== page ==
The North Star has remained an eternal reassurance for northern travelers over the centuries. But recent and historical research reveals that the ever-constant star is actually changing.
After dimming for the last few decades, the North Star is beginning to shine brightly again. And over the last two centuries, the brightening has become rather dramatic.
“It was unexpected to find,” Scott Engle of Villanova University in Pennsylvania told SPACE.com. Engle investigated the fluctuations of the star over the course of several years, combing through historical records and even turning the gaze of the famed Hubble Space Telescope onto the star.
(In)constant as the North Star
Scientists have known since the early 20th century that the familiar star was part of a pulsating class known as Cepheid variables; its variations were suspected as early as the mid-1800s. But unlike most Cepheid variables, the pulses of Polaris are very small.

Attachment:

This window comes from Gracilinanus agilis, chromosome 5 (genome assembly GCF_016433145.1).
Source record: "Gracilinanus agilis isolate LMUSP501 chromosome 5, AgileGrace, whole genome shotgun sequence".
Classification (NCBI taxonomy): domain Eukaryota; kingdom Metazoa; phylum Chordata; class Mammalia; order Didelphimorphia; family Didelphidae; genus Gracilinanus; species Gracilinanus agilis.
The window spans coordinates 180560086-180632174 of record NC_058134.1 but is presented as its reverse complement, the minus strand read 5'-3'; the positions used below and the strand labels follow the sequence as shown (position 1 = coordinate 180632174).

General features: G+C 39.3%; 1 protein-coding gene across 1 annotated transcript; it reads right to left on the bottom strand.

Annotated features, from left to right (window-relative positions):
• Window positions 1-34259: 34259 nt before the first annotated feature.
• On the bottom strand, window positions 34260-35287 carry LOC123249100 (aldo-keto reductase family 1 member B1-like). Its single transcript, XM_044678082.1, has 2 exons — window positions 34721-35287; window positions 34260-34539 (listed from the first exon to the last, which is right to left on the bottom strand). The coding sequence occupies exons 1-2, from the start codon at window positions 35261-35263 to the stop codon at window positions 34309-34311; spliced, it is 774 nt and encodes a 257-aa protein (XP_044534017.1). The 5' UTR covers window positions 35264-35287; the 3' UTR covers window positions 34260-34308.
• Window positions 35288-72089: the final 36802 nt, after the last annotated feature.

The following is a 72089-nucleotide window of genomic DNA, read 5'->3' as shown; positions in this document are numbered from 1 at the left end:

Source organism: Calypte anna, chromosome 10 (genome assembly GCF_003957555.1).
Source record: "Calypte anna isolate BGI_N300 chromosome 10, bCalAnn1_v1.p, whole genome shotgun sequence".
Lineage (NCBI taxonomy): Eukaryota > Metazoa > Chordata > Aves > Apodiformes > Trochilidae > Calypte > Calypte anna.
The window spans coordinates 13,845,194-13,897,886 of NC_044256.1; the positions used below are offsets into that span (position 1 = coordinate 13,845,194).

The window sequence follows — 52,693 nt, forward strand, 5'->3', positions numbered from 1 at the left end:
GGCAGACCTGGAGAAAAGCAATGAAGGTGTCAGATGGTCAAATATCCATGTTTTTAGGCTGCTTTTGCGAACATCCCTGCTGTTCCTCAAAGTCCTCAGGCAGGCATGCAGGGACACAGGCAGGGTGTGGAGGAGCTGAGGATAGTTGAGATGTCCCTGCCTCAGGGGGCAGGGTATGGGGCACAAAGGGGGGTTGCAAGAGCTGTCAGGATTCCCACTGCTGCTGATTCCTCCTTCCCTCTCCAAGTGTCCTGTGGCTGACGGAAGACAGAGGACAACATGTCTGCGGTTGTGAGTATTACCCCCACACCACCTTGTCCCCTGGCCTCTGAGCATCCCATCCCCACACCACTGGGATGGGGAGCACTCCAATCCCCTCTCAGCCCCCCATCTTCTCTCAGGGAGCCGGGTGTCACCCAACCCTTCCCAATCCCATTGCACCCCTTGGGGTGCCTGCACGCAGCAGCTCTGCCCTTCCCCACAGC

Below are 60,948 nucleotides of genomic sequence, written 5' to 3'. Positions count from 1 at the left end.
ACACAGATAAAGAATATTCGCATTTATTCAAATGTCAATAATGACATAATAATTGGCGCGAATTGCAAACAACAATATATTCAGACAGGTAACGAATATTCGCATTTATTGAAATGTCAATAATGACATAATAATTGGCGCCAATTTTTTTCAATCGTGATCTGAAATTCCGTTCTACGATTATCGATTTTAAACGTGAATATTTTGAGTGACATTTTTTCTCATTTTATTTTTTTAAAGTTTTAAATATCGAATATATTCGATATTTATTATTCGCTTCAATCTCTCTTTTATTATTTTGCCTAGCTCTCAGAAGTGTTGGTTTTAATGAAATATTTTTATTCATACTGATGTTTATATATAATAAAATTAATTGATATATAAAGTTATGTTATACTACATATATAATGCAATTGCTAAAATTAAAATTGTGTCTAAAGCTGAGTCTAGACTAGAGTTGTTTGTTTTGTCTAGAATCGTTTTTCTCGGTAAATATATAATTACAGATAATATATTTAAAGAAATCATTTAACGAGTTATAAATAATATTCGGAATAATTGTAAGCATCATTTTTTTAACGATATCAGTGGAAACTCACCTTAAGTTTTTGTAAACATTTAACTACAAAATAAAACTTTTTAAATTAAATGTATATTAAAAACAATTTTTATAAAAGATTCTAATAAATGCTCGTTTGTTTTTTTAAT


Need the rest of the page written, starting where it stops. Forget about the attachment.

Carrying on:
“If it had not been so popular as the North Star, we likely wouldn’t have known it was a Cepheid until modern times,” Engle said.
In the early 1990s, scientists realized that the oft-lauded brightness of Polaris was beginning to decline. Engle and his group began to research the star around the beginning of 2000, when they found that the dropping brightness was on the rise again.
“It started increasing rather rapidly,” Engle said.
Curious, the team began to search historical records to see what other measurements they could find. Combing through data from the past century, they compared the information on Polaris with observations of other celestial bodies from the same telescopes and details about the instruments to compare the relative brightness of Polaris over the years. They found that the star had grown brighter over the past hundred years.
The next step was to determine just how far back the increasing brightness went. Engle pursued observations by Danish astronomer Tycho Brahe in the 16th century and Persian astronomer Abd al-Rahaman al-Sufi in the 10th century, using information from historical texts to determine just how bright the star was in the ancient sky.
According to Engle, if we take the measurements of al Sufi and Ptolemy at face value, the North Star has brightened by about two and a half times over the last two centuries. Modern interpretations of the historical data indicate that it could be as much as 4.6 times brighter than it was in ancient times.
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